This paper begins by analyzing the threat weak and failing states might present and identifying Asian states that might be of concern. Second, it reviews the current U.S. administration’s public statements on the Asian states it considers weak or failing.  Third, the paper concludes with an effort to track the extent to which U.S. public opinion reflects the Bush administration’s statements, offering analyses by independent experts. This paper attempts to answer such questions as: Do weak and failing states pose a threat to the United States, the Asia-Pacific region or the international system? If so, what is the nature of the threat? How is it manifest? How is it perceived?

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Comparing diverse viewpoints such as those offered by independent analysts, the U.S. administration, and American public opinion presents numerous challenges. In particular, these groups use different vocabularies, making the focus on specific terms such as “weak,” “failing,” “failed” states of dubious value. Still, some general conclusions can be drawn from this analysis.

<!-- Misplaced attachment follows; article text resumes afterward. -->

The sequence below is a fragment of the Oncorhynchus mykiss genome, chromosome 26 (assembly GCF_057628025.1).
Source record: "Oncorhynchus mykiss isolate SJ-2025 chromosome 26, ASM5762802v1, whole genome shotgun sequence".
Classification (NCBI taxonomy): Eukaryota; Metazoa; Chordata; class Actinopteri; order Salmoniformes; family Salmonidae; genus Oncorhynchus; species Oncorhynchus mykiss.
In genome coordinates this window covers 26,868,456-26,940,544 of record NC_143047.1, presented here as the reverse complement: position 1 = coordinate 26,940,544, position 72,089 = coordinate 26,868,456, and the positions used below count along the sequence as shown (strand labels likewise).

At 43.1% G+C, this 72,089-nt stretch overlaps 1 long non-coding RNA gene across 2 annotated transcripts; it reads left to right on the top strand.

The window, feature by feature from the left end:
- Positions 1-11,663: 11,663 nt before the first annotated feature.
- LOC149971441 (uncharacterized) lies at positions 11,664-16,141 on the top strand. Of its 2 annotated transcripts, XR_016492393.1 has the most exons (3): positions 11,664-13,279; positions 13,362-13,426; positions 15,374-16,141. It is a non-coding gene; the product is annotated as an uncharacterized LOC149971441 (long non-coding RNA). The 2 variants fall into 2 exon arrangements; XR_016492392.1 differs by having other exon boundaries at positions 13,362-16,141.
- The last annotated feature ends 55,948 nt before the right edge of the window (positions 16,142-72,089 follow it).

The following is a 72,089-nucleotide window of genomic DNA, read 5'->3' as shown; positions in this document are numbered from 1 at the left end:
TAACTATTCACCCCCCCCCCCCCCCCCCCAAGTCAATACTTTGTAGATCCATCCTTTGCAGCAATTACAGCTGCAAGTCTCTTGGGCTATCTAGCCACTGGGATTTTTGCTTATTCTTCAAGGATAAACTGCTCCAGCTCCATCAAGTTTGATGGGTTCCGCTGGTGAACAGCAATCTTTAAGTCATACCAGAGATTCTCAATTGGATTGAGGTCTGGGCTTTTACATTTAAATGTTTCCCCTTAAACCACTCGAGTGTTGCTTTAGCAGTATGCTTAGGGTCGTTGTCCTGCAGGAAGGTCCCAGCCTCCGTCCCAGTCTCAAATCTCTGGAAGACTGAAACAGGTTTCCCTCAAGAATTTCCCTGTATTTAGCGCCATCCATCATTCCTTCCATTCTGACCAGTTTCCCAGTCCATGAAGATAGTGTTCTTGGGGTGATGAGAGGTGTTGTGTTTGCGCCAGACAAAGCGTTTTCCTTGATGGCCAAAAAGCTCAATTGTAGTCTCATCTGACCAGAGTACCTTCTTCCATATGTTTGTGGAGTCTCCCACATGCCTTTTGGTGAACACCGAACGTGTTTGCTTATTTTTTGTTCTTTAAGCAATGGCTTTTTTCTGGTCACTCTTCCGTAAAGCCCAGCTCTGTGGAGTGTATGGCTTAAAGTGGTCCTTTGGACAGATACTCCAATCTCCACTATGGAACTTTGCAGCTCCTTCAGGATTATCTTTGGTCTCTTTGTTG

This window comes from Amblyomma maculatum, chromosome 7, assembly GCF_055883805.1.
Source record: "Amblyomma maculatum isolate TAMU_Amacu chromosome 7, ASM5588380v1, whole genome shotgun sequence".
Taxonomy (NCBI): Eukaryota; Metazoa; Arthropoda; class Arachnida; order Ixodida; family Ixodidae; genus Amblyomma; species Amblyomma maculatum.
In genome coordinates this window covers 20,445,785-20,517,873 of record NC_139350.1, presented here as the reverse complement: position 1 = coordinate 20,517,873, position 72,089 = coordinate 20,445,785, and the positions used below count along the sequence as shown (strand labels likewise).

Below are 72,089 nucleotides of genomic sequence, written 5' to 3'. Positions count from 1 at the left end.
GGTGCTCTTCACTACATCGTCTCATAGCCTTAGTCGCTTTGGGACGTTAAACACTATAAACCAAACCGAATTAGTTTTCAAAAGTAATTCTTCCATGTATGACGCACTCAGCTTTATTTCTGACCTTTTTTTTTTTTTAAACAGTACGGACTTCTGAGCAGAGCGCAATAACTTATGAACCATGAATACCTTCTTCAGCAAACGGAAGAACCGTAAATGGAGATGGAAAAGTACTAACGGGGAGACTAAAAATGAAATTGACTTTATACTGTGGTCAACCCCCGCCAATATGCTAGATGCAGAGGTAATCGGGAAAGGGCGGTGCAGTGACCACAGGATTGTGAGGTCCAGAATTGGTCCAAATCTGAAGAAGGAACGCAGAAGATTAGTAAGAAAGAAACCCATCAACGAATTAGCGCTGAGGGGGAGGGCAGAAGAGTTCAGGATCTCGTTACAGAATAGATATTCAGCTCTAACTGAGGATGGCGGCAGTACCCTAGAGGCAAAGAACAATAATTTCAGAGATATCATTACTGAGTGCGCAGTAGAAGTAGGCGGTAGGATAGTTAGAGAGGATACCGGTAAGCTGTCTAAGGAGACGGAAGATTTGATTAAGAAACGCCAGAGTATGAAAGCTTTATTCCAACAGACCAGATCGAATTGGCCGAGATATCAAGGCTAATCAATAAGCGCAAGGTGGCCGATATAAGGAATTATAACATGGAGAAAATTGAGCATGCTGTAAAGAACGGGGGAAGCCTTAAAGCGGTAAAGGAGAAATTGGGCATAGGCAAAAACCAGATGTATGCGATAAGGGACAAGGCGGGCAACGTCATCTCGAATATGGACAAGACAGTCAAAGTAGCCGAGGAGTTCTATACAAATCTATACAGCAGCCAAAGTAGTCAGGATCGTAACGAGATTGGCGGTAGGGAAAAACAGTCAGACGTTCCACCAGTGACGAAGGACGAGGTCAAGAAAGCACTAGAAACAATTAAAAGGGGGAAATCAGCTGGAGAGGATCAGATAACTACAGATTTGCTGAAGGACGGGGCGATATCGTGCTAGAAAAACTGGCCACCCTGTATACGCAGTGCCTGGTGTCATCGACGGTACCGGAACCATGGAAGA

• Independent analysts differ in their characterizations of weak and failing states, the reasons why states slide from one category to another, and the relationship between cause and effect in state failure. Yet, the process of cataloging conditions associated with weak, failing and failed states has created a checklist of problem areas that is useful in analyzing Asian states.
  • A consensus exists among independent analysts that the conditions associated with weak, failing and failed states often spill over into neighboring states, thus contribute to regional instability, provide incentives for WMD proliferation, facilitate narcotics trafficking, and support terrorism.
  • The Bush administration understands the threat posed by weak, failing and failed states and incorporates this appreciation into policy statements, senior officials’ speeches, and congressional testimony.
  • Despite the efforts by independent analysts and Bush administration officials to explain the threat from weak, failing and failed states, American public opinion reflects a strong concern only in the wake of a high visibility manifestation of the threat, such as a terrorist attack on the U.S. homeland. That is, anxiety about the threat from these states spikes after, not before the threat becomes a reality. On the other hand, limited data hints that concern about the threat posed by the United States is very high in weak and failing states, even without specific American action against them.